Telfair Museums presents a free talk by distinguished museum director and artist Kimberly Camp for the fall 2017 Lawrence Lecture. Ms. Camp will tell the fascinating story of renowned art collector Albert C. Barnes and his relationship with the African American community in a lecture titled, The Barnes Foundation: Beyond the Mainstream. The lecture will take place at 6pm on October 5 at Trinity United Methodist Church.
The Barnes Foundation houses an extraordinary number of Impressionist and Post-Impressionist masterpieces including works by Renoir, Cézanne, Matisse, Picasso, Monet, Degas and others. The history of the foundation however, has been plagued by myths, rumors and disputes. In this lecture, Ms. Camp focuses on the true history of the foundation and its founder, based on her research of the foundation’s archives, oral histories and the continuing controversies she managed during her service as CEO and president.
Other than art, Barnes’ interests included what came to be called the Harlem Renaissance, and he followed its artists and writers. In March 1925, Barnes wrote an essay “Negro Art and America,” published in the Survey Graphic of Harlem. Barnes also continued to support young African American artists and musicians with scholarships to study at the foundation and helping his workers purchase homes.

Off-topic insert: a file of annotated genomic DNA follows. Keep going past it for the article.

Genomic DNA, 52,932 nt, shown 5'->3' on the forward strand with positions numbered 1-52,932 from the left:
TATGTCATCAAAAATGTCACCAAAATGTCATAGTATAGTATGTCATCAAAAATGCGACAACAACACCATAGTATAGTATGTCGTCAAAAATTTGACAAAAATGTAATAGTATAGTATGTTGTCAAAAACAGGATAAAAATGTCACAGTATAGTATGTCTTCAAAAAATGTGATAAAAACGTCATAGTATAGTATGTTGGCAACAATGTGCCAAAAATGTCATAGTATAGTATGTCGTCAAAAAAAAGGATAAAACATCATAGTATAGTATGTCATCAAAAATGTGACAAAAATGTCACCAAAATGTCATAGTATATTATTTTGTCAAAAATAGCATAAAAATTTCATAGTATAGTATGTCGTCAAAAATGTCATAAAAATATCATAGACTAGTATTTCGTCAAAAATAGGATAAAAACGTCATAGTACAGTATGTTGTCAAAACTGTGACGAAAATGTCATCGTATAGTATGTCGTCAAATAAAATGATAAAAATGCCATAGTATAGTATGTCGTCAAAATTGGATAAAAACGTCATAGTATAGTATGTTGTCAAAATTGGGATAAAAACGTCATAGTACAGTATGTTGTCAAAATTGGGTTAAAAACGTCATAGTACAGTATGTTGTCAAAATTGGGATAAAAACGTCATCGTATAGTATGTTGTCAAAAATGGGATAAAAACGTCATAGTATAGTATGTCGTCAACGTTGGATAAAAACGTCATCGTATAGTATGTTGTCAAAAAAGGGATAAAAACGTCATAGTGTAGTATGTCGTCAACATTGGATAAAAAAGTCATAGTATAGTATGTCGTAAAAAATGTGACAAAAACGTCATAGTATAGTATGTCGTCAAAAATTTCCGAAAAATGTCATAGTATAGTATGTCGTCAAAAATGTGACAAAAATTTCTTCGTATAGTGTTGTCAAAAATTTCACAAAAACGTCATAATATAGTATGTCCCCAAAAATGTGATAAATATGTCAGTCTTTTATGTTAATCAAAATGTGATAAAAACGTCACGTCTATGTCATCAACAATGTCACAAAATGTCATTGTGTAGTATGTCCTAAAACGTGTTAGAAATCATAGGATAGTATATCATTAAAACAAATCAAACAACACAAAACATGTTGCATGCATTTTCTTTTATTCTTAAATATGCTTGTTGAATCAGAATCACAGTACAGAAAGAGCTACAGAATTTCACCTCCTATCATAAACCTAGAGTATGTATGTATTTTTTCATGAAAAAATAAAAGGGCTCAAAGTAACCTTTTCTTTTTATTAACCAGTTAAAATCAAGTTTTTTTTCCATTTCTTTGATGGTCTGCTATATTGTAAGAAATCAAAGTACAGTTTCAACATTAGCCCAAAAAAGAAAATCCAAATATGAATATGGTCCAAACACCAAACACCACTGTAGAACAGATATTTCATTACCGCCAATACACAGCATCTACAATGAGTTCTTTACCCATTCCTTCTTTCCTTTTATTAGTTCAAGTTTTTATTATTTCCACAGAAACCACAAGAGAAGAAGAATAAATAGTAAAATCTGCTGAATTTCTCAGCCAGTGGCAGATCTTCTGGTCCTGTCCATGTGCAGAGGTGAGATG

In 1998, Kimberly Camp became the first president and professional CEO in the history of the Barnes Foundation. She is a former director of the Experimental Gallery at the Smithsonian, the Charles Wight Museum of African American History in Detroit and, has served internationally as a panelist and speaker at numerous events.
The lecture, which is free and open to the public, is sponsored by Telfair’s Friends of African American Arts and the Jacob and Gwendolyn Lawrence Lecture Fund. Additional support is provided by the City of Savannah Department of Cultural Affairs.